DURING the past five years 230 fires in the northern beaches have been started by children and while none have been fatal, it's not the same story across NSW.
Statewide, children have started 8102 fires during the same time period and it's left 12 of them dead.
Fires are being lit in homes, bushland and other locations, with a recent spate of fires in and around Dee Why Lagoon drawing the attention of firefighters and police. From July to September last year, 16 suspicious fires were lit in bushland around the lagoon, with another nine fires lit nearby.
Firefighters and police were so concerned that they doorknocked 60 homes in the area to deliver fire safety messages to residents and along with an increased presence of fire trucks and police vehicles in the area the fires stopped.
Fire and Rescue NSW (FRNSW) community engagement unit manager Michael Jay said young people usually light fires in their local area.
"We knew that if we hit that area there was a good chance we'd be knocking on that person's door and we could talk to their parents or we could talk to people who could see the activity in the local area," he said.
An interest in fire is developmentally normal for young people.Fire and Rescue NSW Senior Firefighter Dr Kamarah Pooley
More recently in Dee Why, a truck parked on Oaks Avenue was set alight five separate times between March 27 and April 16, the truck was removed after the final fire.
In the past three weeks, firefighters have been called to 11 deliberately lit fires amid roadworks materials along Oaks Avenue, FRNSW Dee Why Station Officer Jason Collits said.
"To date all of these fires have been small, involving mostly formwork, bunting being used to fence off council work areas, tarps and rubbish," he said.
Station Officer Collits said while a male was seen acting suspiciously at one of the roadworks fires, authorities don't know who is behind this latest spate of fires.
Why kids light fires
An interest in fire is common among children, FRNSW Senior Firefighter Dr Kamarah Pooley said.
Dr Pooley completed a PhD studying the youth misuse of fire in NSW and her expertise in the area has assisted firefighters in helping to target at-risk children.
"An interest in fire is developmentally normal for young people," she said. "It's not malicious or deliberate, it's just out of interest really.
"A lot of young people don't have a good understanding of the risks and consequences of fire. Couple a normal developmental interest in fire with a lack of understanding and under a lack of capable leadership or supervision then there's a high risk that young people will misuse fire. It's a behaviour that can cause serious ramifications and can get out of control very quickly."
Dr Pooley said the 8102 fires across NSW are just the "tip of the iceberg" and she fears many more are started by children but their parents don't tell authorities.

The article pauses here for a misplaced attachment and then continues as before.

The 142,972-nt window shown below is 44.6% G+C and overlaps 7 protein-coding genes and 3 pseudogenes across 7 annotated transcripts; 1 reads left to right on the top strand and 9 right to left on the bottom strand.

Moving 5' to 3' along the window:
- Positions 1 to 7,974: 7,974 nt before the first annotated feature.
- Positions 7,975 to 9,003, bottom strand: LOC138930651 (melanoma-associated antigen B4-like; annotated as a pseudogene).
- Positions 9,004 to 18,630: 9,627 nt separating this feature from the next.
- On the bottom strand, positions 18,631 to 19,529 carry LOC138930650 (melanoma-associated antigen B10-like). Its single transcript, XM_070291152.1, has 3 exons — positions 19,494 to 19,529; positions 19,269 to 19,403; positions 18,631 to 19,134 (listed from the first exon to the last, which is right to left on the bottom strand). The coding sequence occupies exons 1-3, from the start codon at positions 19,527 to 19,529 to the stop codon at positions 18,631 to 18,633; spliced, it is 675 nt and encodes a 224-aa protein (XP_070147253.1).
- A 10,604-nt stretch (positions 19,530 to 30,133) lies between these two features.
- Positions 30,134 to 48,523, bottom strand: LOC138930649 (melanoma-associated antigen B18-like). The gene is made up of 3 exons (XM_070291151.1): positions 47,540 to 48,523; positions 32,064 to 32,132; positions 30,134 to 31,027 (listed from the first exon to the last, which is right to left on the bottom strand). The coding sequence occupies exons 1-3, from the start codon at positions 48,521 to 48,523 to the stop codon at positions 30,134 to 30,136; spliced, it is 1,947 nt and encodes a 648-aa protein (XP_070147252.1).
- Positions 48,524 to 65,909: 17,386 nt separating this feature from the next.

"Around a quarter of all child fire fatalities are in a fire that the child started themselves," she said. "People think it's kids being kids, or it didn't cause much damage, or at the other end of the scale they're worried about the ramifications for the young person if they do report it."
A few years ago Dr Pooley was among a crew of firefighters who attended a house fire in which an eight-year-old girl died. "She had a history of misusing fire and her parents had no idea what to do about it," she said.
"There are cases where children have climbed on furniture or moved chairs to get on top of fridges to get matches or lighters because they're just so interested in them."
Targeting at-risk kids
FRNSW is so concerned about the high number of fires being lit by children that it has launched a free fire safety education program for children aged 3-10 years. The program is in line with the Australian curriculum so can be taught in schools, but it can also be delivered to any group of children in that age range.
The workshops are designed on the back of evidence-based research and are aimed at reducing the misuse of fire and fire-related injuries and fatalities among children.
Freshwater Girl Guides is among the first northern beaches groups to take part under the guidance of FRNSW's Manly Station.
There's no ramifications, the police aren't involved, it's not criminal, it's all about addressing the young person's behaviour and helping the household out in creating a safe environment.Fire and Rescue NSW Senior Firefighter Dr Kamarah Pooley
Dr Pooley said studies have shown that up to 80 per cent of young people self-report misusing fire at some point in their life.
"We try and educate them in a way that teaches them about fire safety education generally; we talk about matches and that they're tools not toys, they're tools for adults to use," she said. "We talk about camp fire safety, about bushfire safety as well as teach them about fire safety skills they need to keep themselves safe."
Dr Pooley urged anyone who is concerned that their child is misusing fire to contact FRNSW.
"There's no ramifications, the police aren't involved, it's not criminal, it's all about addressing the young person's behaviour and helping the household out in creating a safe environment," she said.
To book a fire safety education program for a group of children visit www.fire.nsw.gov.au/education or call your local fire station.
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